For a long time I have been rather focused on dry fly. It is, after all, the easiest form of presentation offering visual evidence of control, as well as sight of an actual take. It also allows one to be more selective and is much easier to deliver on target. There is great mystique surrounding upstream dry fly fishing on rivers, and this is a charming legacy of the history of our sport, but no more than that. Every other method has greater demands on the anglers’ skill. Yet dry fly is my all-abiding passion. From March until some time in November, in all the rivers I know, trout and grayling are focused on the surface. Emergers, duns and spents represent the easiest targets on the menu of possibilities. Of course they take nymphs and other food forms, in great abundance; but it is seldom that they will reject the dries in and on the surface. Based on this rationale, many of us have concentrated on improving our dry fly technique.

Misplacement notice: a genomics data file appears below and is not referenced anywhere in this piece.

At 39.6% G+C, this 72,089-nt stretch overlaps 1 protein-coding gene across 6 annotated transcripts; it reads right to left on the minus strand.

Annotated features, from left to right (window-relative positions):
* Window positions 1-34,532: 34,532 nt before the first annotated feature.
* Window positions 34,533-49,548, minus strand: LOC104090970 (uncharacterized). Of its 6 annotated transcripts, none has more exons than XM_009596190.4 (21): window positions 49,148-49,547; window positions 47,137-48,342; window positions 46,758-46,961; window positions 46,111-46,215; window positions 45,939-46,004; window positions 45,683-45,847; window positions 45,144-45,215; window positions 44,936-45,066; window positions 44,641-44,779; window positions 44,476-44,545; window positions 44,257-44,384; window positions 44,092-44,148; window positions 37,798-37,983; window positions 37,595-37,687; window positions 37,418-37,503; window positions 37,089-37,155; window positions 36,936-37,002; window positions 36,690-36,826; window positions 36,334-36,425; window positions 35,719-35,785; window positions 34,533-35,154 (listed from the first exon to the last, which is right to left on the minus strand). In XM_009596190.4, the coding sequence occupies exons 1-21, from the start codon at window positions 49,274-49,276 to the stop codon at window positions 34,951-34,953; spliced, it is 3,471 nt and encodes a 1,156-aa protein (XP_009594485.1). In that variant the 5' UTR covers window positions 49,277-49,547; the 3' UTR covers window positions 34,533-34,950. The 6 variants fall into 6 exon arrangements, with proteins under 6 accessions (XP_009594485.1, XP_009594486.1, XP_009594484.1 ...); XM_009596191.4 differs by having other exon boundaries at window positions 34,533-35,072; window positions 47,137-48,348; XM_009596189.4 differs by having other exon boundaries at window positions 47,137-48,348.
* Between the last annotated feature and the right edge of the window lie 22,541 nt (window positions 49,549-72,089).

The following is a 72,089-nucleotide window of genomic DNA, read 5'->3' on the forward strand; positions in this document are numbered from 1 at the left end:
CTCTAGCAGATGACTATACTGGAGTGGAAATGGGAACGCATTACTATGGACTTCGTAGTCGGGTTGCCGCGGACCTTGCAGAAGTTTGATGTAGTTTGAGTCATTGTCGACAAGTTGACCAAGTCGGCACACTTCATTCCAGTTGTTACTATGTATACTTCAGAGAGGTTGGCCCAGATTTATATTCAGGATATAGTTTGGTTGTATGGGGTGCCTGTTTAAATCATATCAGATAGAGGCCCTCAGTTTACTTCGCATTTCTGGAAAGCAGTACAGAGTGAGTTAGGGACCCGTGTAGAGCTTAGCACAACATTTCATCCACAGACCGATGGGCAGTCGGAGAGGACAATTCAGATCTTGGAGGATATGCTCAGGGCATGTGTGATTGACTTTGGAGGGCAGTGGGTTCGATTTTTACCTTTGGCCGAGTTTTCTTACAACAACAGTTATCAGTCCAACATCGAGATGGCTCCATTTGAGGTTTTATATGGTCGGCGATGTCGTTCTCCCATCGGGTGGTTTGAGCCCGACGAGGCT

For the last month on the Eden we have been blessed with the best large dark olive and March brown hatches I can remember on this river. We have terrible problems with goosanders and modern farming – both of which are annihilating the populations of small trout and grayling – though we do have outstanding large brown trout (which are much more tolerant of the silt damage and, of course, can evade the predatory birds). The hatches back in March were of about an hour duration, though now they are three hours, with even the March browns going on for over an hour. Invariably they bring the trout right up into the fast water to intercept the duns before they reach the smoother, foam lanes on the glides. Three recent trips (over Easter) were exemplar: two to the Eden on the Appleby Waters and one to the Penrith waters of the Lowther. On all these visits I arrived at lunchtime, a little before the hatch developed and there was not a single fish to be seen. Rather than nymph fish, I walked the river, hunting for signs of trout. I did not have to wait long before the first rise preceded the familiar site of numerous large darks, followed by rising trout on the riffles.